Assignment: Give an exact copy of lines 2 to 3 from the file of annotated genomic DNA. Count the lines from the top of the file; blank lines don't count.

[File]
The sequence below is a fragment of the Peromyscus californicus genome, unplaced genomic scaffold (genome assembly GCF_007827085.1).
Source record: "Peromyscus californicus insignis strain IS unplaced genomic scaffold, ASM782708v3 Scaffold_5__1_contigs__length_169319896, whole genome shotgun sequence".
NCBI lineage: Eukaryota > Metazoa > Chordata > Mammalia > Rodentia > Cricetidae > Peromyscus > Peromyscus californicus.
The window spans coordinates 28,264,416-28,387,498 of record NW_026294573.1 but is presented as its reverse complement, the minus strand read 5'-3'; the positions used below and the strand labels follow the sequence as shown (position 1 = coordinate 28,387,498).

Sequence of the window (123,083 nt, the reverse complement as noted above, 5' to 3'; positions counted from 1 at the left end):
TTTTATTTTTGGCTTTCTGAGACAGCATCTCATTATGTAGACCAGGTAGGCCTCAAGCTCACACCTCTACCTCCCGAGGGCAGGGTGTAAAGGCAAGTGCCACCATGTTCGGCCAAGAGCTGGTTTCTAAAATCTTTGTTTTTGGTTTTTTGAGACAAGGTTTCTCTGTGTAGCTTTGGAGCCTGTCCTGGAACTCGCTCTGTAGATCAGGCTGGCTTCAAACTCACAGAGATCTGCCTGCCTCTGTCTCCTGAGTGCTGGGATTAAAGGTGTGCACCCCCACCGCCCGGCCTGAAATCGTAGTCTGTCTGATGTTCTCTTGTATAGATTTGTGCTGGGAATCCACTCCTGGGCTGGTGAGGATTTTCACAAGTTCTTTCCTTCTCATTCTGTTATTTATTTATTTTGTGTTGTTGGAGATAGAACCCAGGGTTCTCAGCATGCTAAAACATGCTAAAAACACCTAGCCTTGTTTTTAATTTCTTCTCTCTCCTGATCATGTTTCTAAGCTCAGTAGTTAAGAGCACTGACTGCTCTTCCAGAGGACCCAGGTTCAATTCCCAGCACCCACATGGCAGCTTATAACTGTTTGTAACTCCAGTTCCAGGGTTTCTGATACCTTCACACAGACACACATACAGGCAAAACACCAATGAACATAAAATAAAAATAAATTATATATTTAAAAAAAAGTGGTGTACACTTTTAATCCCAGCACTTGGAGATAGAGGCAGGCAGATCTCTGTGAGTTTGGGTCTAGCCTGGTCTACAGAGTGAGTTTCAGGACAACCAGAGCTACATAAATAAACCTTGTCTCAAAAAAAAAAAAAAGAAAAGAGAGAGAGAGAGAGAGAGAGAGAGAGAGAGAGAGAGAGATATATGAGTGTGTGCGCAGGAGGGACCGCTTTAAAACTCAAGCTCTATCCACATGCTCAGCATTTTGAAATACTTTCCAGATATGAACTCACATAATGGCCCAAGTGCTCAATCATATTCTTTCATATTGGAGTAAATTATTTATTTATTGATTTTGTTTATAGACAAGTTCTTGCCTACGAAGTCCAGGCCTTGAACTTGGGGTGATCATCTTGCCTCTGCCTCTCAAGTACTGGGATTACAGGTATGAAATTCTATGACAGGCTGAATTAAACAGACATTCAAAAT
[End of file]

Source record: "Peromyscus californicus insignis strain IS unplaced genomic scaffold, ASM782708v3 Scaffold_5__1_contigs__length_169319896, whole genome shotgun sequence".
NCBI lineage: Eukaryota > Metazoa > Chordata > Mammalia > Rodentia > Cricetidae > Peromyscus > Peromyscus californicus.